Yeah, this is exactly what I mean, a lot of instructions are gibberish if you don't understand the details of what are being discussed. Like, from what I'm interpreting from this thread, you have to go in and update the budget after every. single. transaction. in or out of your accounts. That's a tremendous amount of work to remember to do, especially if you have to repeat creating the budget every month or every time you get paid
There's no mention anywhere that if you start between pay cycles you only budget the money you have at the moment. I quite literally stumbled into the Budget Template document and discovered you can schedule transactions that you know are coming. Stuff that feels like it should be part of a step-by-step instruction guide. The quick start materials are far too sparse.
Honestly, I'm probably not gonna stick with this because I don't have the time to dig deep into resources and attend live webinars that don't have recordings posted just to figure out the basics of how the system works.
Magenta Inspector said:
Like, from what I'm interpreting from this thread, you have to go in and update the budget after every. single. transaction. in or out of your accounts.
That's not accurate.
Your spending transactions automatically adjust the budget. Your income gives you money that needs to be budgeted (hence the name "To Be Budgeted" for the big number at the top of the budget screen. You then add it more money to your categories.
It's pretty basic.
1) Receive income
2) Budget income to categories
3) Spend money based on your category balances
4) Next time you get paid, go to 1).
YNAB is a spending and saving plan based on only the money you have. It's an allocation budget system. Just ask what this money needs to do before the next time you get paid, and add it to the categories accordingly.
Hi from someone who is also a newbie and got the programme a week ago
I've come to the conclusion there is no quick answer to learning YNAB, you just have to buck down and learn how to use it in small bite sized pieces. It's a fairly steep learning curve which is annoying because I like to have stuff ready, sorted and set up..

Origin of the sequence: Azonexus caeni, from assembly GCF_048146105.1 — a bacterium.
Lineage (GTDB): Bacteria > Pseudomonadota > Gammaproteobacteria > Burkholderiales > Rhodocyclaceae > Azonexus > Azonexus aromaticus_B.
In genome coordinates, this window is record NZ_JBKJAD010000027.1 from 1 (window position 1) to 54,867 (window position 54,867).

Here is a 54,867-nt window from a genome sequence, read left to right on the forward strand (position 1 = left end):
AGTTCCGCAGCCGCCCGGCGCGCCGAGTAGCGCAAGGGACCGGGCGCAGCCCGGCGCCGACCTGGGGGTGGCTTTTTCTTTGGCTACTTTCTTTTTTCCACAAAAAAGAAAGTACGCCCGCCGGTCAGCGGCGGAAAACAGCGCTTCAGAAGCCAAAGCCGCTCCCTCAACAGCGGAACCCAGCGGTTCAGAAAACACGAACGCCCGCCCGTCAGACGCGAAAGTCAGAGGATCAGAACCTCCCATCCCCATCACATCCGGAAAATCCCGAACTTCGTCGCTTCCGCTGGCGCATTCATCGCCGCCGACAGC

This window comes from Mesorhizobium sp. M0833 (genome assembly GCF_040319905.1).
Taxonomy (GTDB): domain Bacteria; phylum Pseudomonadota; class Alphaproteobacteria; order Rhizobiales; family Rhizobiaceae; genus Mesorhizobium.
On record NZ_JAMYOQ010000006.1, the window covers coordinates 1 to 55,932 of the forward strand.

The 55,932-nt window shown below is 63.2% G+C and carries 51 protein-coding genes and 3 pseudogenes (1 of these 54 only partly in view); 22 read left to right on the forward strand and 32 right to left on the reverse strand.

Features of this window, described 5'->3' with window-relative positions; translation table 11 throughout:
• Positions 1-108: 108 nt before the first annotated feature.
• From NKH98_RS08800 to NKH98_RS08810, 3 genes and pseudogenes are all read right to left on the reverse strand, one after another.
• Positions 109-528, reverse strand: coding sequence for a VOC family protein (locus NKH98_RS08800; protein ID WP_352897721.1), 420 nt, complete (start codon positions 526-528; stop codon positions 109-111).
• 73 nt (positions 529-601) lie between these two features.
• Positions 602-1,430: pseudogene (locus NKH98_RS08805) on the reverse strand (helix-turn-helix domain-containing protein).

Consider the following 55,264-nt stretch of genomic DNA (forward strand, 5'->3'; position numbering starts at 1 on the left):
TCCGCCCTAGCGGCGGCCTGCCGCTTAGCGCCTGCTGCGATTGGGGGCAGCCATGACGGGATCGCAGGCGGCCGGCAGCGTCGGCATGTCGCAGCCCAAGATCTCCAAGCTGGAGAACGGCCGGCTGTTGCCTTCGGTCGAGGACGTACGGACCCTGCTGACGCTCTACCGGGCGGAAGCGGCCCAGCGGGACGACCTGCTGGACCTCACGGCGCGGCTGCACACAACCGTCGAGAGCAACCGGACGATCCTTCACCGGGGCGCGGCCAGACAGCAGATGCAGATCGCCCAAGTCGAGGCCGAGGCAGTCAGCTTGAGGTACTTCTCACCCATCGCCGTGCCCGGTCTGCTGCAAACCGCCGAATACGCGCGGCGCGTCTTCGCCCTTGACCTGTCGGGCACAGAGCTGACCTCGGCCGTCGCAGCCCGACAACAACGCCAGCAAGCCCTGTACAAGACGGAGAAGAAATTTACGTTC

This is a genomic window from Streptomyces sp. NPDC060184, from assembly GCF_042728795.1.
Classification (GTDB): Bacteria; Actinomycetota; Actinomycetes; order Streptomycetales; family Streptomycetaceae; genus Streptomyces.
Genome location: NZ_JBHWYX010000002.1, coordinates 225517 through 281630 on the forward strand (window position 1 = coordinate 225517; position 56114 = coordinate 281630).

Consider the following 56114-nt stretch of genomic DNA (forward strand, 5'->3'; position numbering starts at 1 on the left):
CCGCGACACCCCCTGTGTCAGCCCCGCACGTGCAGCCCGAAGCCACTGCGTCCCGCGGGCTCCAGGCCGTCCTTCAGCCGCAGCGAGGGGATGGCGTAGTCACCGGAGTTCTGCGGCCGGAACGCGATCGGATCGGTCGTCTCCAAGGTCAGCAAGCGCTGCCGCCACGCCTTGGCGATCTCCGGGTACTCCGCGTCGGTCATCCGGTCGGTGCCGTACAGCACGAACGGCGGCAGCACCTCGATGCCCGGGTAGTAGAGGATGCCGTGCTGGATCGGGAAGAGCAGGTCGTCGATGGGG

But already I've realised it's worth it. I'm away on vacay at the mo and I've been playing with it all week (How sad is that lol). But I've managed to get all my catagories etc set up and I've realised how much money Hubs and I 'waste' every month. We're going away to Tenerife next October and I want to pay for it monthly. I thought I'd only manage half then have to pay for the rest from our savings. Thanks to YNAB I've realised I can pay it in full by next July. And that's just one thing...
I've only scratched the surface so far and I still get frustrated with it (especially the app), but I'm plugging away. I refuse to let it beat me. In fact I like it so much despite how hard it is, I'm seriously considering buying it for my daughter though I'll probably end up having to do her accounts for her!!!
Please don't give up on it..
I HEAR YOU!! I struggled for MONTHS trying to get YNAB to work for me. I HATE HATE HATE numbers and I'm fairly sure they hate me too.
But I was determined to make it WORK. I watched youtube after youtube (go to Mapped Out Money and look at his YNAB vids, he helped a lot https://www.youtube.com/channel/UCfRqvJFJ6LLQ62lKmOUXATw) live lesson after live lesson, read and read what I could find.
Then I just started doing it. I flubbed it up many times. Had to fresh start a billion times. BUT NOW I'M DOING IT!! And I freaking love it. I'd be happy to answer any questions you might have, coming from a fresh newbie perspective, and do my best to help. GOOD LUCK!
I watched a lot of recorded how to start lessons. Also, watching Nick True helped me a lot, though he does something overly complicated with tying up categories to account balances. But all the rest is good.
These https://www.youneedabudget.com/video-courses/ came out after I started. I find them very clear and I think they cover everything.
YNAB does involve learning something new. But it is so worth it.